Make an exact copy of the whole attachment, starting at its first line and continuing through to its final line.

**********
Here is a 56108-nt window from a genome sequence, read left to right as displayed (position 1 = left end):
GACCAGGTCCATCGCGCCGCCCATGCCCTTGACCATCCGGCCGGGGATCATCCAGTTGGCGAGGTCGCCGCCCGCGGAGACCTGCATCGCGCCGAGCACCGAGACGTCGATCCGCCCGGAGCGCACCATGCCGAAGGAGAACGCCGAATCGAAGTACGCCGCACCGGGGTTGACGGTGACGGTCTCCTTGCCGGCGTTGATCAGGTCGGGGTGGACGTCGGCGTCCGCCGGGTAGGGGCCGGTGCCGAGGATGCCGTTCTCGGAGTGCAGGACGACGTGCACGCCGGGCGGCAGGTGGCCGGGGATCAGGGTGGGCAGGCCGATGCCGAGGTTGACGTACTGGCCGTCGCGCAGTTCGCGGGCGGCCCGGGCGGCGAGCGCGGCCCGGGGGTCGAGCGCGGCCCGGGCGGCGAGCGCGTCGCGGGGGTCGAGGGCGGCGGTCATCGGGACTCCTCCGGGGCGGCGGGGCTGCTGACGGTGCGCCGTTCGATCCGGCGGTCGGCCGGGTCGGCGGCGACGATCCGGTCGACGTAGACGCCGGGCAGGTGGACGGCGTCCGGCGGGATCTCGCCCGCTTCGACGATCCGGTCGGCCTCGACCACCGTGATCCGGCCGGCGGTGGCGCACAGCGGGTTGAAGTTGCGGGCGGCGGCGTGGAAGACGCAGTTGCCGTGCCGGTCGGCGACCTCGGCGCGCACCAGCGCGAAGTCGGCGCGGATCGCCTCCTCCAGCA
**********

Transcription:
Here is a 56108-nt window from a genome sequence, read left to right as displayed (position 1 = left end):
GACCAGGTCCATCGCGCCGCCCATGCCCTTGACCATCCGGCCGGGGATCATCCAGTTGGCGAGGTCGCCGCCCGCGGAGACCTGCATCGCGCCGAGCACCGAGACGTCGATCCGCCCGGAGCGCACCATGCCGAAGGAGAACGCCGAATCGAAGTACGCCGCACCGGGGTTGACGGTGACGGTCTCCTTGCCGGCGTTGATCAGGTCGGGGTGGACGTCGGCGTCCGCCGGGTAGGGGCCGGTGCCGAGGATGCCGTTCTCGGAGTGCAGGACGACGTGCACGCCGGGCGGCAGGTGGCCGGGGATCAGGGTGGGCAGGCCGATGCCGAGGTTGACGTACTGGCCGTCGCGCAGTTCGCGGGCGGCCCGGGCGGCGAGCGCGGCCCGGGGGTCGAGCGCGGCCCGGGCGGCGAGCGCGTCGCGGGGGTCGAGGGCGGCGGTCATCGGGACTCCTCCGGGGCGGCGGGGCTGCTGACGGTGCGCCGTTCGATCCGGCGGTCGGCCGGGTCGGCGGCGACGATCCGGTCGACGTAGACGCCGGGCAGGTGGACGGCGTCCGGCGGGATCTCGCCCGCTTCGACGATCCGGTCGGCCTCGACCACCGTGATCCGGCCGGCGGTGGCGCACAGCGGGTTGAAGTTGCGGGCGGCGGCGTGGAAGACGCAGTTGCCGTGCCGGTCGGCGACCTCGGCGCGCACCAGCGCGAAGTCGGCGCGGATCGCCTCCTCCAGCA